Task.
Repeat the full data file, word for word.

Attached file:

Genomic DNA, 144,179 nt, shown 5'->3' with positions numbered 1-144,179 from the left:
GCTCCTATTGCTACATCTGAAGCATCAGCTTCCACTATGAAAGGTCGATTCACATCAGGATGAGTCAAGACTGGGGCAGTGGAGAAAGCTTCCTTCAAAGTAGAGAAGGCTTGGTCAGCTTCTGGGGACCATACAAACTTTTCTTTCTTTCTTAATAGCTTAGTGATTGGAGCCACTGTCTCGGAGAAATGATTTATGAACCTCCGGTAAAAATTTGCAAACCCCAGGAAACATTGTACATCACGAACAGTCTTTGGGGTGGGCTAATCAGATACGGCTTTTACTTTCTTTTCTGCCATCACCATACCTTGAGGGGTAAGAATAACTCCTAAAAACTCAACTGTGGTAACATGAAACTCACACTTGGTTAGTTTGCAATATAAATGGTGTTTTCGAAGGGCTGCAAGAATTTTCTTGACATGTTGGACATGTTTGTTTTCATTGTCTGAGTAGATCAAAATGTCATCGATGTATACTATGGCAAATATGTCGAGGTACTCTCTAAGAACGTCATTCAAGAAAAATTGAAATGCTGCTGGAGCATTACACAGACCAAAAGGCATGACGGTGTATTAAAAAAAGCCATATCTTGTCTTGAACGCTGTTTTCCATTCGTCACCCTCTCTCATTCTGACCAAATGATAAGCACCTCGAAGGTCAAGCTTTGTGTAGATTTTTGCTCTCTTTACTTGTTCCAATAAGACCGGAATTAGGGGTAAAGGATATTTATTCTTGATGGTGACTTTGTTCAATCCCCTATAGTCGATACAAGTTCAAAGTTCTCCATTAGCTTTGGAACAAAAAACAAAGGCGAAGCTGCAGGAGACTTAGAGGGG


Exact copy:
Genomic DNA, 144,179 nt, shown 5'->3' with positions numbered 1-144,179 from the left:
GCTCCTATTGCTACATCTGAAGCATCAGCTTCCACTATGAAAGGTCGATTCACATCAGGATGAGTCAAGACTGGGGCAGTGGAGAAAGCTTCCTTCAAAGTAGAGAAGGCTTGGTCAGCTTCTGGGGACCATACAAACTTTTCTTTCTTTCTTAATAGCTTAGTGATTGGAGCCACTGTCTCGGAGAAATGATTTATGAACCTCCGGTAAAAATTTGCAAACCCCAGGAAACATTGTACATCACGAACAGTCTTTGGGGTGGGCTAATCAGATACGGCTTTTACTTTCTTTTCTGCCATCACCATACCTTGAGGGGTAAGAATAACTCCTAAAAACTCAACTGTGGTAACATGAAACTCACACTTGGTTAGTTTGCAATATAAATGGTGTTTTCGAAGGGCTGCAAGAATTTTCTTGACATGTTGGACATGTTTGTTTTCATTGTCTGAGTAGATCAAAATGTCATCGATGTATACTATGGCAAATATGTCGAGGTACTCTCTAAGAACGTCATTCAAGAAAAATTGAAATGCTGCTGGAGCATTACACAGACCAAAAGGCATGACGGTGTATTAAAAAAAGCCATATCTTGTCTTGAACGCTGTTTTCCATTCGTCACCCTCTCTCATTCTGACCAAATGATAAGCACCTCGAAGGTCAAGCTTTGTGTAGATTTTTGCTCTCTTTACTTGTTCCAATAAGACCGGAATTAGGGGTAAAGGATATTTATTCTTGATGGTGACTTTGTTCAATCCCCTATAGTCGATACAAGTTCAAAGTTCTCCATTAGCTTTGGAACAAAAAACAAAGGCGAAGCTGCAGGAGACTTAGAGGGG